Monday, February 27, 2012

Because I Owe You Something Magical: Triple Chocolate Tart

Hello gorgeous!

whole tart

1. I am so tired.

2. You don't really want to hear about that. (Oh, you do? Click here then.)

3. This tart is so freaking decadent and delicious, and, if I may say so myself, I feel my pictures do such a good job showing off said tart's unequivocal company-worthiness, that any text other than the recipe in this post would be pointless.

4. Particularly since I am tired so it would likely be boring and/or rambly anyway.

5. Here are those pictures I mentioned.

triple chocolate magic close upprofile oh yes

(Pretty, eh?)

6. Enjoy!!!

7. Oh yeah - please note - this is a 2-day process. Not a hard process though. Mostly inactive time. A lot of chilling. [Imagine a punny joke here.]

slice of white chocolate tart

Triple Chocolate Tart
Yield: one 9" tart, about 16 servings.
From yours truly, with a little help from Lottie & Doof and KAF

For the chocolate tart shell*:
8 tablespoons (1 stick) unsalted butter, room temperature
1/2 cup + 1 tablespoon powdered sugar
1 large egg yolk
1 teaspoon pure vanilla extract
1 1/4 cups whole wheat pastry flour, plus more for rolling (all-purpose would work too)
1/4 cup unsweetened cocoa powder**

For the white chocolate ganache/mousse filling:
1 3/4 cup + 2 tablespoons heavy whipping cream
9 ounces high quality white chocolate chips or chunks

For the salted-dark chocolate topping:
2 ounces bittersweet chocolate
Fleur-de-sel or other large, delicious flakey salt

Make the chocolate tart shell: In the bowl of an electric mixer fitted with the paddle attachment, cream butter and powdered sugar until combined, about 1 minute. Add egg yolk and vanilla, and beat until smooth. Sift in flour and cocoa powder, and beat on low speed until just combined. Scrape the dough onto a sheet of plastic wrap, and form it into a disk; wrap well. Chill until firm, at least 1 hour and up to 3 days.

Preheat oven to 325° F. On a lightly floured surface, roll the tart dough into a large circle 3/16 inch thick. Transfer the tart dough to a 10-inch fluted tart pan with a removable bottom and press into pan. If it falls apart at all just push it back together in the pan. Chill the tart shell in the refrigerator for 30 minutes.

Prick the shell all over with a fork. Line with parchment paper filled with pie weights or dried beans and blind bake for 15 minutes. Remove the parchment and weights, and bake until the pastry looks dry and set, 5 to 10 minutes. Transfer pan to a wire rack to cool. (The tart shell can be made 8 hours ahead.)

Now make the filling: Place the white chocolate in a bowl. In a saucepan over low heat, warm the cream until steaming. Add 1 cup hot cream to the white chocolate; stir until smooth. If all the white chocolate doesn't melt, heat mixture very briefly until all the chocolate is melted.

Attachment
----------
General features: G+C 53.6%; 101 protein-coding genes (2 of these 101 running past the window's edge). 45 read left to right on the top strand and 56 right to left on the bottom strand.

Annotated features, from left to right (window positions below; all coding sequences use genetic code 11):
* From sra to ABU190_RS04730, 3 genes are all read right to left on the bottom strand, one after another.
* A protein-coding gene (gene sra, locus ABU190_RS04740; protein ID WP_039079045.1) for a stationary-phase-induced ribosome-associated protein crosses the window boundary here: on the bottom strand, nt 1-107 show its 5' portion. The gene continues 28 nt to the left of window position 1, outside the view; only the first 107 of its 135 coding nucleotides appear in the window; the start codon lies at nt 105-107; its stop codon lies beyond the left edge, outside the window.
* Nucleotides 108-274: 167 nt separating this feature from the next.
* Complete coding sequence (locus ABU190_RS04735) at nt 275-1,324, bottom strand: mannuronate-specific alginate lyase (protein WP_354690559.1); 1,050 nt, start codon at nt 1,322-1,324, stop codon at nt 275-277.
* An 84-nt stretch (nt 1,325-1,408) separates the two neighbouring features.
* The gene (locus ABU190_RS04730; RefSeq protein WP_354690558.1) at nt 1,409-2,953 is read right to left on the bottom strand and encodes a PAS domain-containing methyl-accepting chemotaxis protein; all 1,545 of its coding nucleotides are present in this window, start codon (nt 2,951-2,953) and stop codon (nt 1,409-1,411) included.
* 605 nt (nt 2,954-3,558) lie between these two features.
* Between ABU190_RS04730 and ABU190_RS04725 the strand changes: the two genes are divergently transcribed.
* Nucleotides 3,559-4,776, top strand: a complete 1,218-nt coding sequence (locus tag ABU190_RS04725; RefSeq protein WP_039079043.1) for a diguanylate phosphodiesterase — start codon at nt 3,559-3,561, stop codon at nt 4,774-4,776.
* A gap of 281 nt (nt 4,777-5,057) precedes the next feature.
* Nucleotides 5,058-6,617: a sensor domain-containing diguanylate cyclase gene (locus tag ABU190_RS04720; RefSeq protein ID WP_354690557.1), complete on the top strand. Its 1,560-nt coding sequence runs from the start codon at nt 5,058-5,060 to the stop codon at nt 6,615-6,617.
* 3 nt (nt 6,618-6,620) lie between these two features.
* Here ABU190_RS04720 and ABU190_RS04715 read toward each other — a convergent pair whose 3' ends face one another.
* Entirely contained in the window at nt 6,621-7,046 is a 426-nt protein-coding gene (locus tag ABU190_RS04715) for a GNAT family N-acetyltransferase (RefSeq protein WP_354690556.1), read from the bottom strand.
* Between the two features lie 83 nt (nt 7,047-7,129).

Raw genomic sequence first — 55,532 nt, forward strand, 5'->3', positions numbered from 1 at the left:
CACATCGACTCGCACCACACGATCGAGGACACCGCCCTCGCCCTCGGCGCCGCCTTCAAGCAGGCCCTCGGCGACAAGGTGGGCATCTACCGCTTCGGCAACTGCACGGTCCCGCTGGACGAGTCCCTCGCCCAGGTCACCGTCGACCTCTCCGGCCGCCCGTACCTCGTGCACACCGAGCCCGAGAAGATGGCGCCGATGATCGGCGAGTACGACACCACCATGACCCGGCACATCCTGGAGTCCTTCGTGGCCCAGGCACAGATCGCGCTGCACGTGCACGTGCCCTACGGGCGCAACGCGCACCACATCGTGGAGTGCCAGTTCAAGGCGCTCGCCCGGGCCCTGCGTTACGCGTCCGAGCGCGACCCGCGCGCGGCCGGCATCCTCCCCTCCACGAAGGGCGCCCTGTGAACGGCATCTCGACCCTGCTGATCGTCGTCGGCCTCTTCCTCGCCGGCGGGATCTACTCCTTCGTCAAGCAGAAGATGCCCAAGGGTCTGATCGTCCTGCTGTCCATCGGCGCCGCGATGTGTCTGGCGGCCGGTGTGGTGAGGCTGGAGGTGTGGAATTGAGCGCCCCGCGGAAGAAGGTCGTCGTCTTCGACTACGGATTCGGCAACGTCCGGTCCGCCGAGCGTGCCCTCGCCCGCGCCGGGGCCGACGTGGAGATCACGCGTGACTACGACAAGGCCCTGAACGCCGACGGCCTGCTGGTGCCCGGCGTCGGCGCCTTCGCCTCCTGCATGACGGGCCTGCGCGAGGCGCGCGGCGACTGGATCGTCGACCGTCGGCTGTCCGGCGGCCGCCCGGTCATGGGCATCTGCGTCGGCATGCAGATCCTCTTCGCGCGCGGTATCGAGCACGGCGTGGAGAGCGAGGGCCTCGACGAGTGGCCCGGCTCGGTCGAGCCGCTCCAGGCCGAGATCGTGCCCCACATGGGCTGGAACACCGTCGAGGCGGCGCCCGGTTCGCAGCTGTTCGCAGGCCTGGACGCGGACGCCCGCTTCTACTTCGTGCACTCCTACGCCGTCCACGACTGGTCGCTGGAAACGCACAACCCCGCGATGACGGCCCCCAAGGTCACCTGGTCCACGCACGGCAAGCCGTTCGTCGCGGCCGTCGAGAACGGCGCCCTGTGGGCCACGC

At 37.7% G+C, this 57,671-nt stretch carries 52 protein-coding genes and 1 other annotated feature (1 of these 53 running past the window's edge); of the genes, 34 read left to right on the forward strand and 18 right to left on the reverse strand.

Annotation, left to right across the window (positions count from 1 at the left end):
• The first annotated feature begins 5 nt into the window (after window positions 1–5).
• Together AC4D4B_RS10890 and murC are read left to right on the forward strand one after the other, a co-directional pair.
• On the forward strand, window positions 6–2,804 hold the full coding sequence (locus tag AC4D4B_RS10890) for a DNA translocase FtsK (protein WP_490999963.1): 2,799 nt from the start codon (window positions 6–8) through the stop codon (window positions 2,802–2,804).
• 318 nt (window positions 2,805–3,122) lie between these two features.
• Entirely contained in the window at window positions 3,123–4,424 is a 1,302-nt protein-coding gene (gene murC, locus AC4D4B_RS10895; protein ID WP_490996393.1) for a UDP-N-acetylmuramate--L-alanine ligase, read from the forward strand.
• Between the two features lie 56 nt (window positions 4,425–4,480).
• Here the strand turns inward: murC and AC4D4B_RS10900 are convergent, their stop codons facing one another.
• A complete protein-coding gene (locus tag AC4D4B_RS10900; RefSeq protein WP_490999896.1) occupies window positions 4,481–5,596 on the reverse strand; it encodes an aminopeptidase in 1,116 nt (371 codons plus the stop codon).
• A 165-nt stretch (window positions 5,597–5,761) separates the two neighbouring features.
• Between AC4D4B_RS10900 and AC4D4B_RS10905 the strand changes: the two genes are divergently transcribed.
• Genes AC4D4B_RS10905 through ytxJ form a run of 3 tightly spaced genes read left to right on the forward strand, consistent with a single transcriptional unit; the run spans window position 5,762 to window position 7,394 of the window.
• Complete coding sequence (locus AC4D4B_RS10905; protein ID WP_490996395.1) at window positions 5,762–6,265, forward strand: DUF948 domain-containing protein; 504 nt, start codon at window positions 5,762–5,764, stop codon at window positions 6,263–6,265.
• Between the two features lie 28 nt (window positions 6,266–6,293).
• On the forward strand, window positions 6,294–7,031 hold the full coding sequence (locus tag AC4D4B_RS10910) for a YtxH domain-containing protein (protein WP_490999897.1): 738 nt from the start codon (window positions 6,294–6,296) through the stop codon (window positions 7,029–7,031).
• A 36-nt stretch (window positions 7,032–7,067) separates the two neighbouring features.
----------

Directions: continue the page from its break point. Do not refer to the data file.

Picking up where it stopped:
Drizzle 1/2 cup white chocolate mixture into cooled chocolate crust and spread with an offset spatula or the back of a spoon until there is a thin layer of white chocolate ganache covering the whole inside of the shell. Refrigerate shell again.

Gradually stir the rest of the heated cream into the remaining white chocolate/cream mixture. Stir until completely smooth, then cover and chill 8 hours, or overnight.

When you're ready to fill the tart, whip the chilled filling until stiff peaks form (FUN!). Spoon into the crust, and smooth the surface. Freeze, covered, until ready to serve.

Make the chocolate topping: Melt the chocolate in the microwave (use 30 second intervals and then stir until melted). Using a spoon, drizzle the chocolate attractively over white chocolate mousse. Sprinkle with fleur-de-sel. You can do this right before serving or ahead of time and store it in the freezer until it's time to serve.

And finally, to serve: Transfer the tart from the freezer to the refrigerator 30 minutes before you want to serve it, to soften. Slice and serve.
*This chocolate cookie-like tart is not without its troubles. It all works out in the end but you might have to do a fair amount of patching as you roll the dough and form it into a tart shell. More on my first experience with it here.

**I used 2 tablespoons Dutch-process and 2 tablespoons of this crazy dark cocoa powder from King Arthur Flour called Black Cocoa which is CRAZY intense, almost bitter, and it contrasted with the sweetness of the white chocolate mousse filling bea-YOU-ti-fully.

Wednesday, February 8, 2012

When trial and error pay off: Spiced Coffeemaker Cubano

Despite being rather reliant on coffee since my first year of law school, which I started over seven years ago, and despite receiving a rather nice coffeemaker as a wedding shower gift even before the law school debacle started, I never knew how to brew hot coffee for myself until last fall. I'd mastered the art of cold brewed coffee (v. popular in Minnesota) and I broke my French press once trying to brew hot coffee. But this food-processing, Vita-mixing, dough-hook-loving, ice cream maker just couldn't face her fear of the common coffeemaker until she was really faced with no other options.

You see, last fall marked my first encounter with cold weather as a mother of two. And while I could justify a walk to the coffee shop with the children when it was nice out - they need their Vitamin D after all - and even a trip in the car when there was just the one baby - I couldn't put them or myself through that on a regular basis once jackets and boots for three were required. So I sucked it up and learned how to use my coffee maker. Who knew It's totally easy. And as much as I like supporting my local businesses, I like figuring out how much money I didn't spend since fall even more.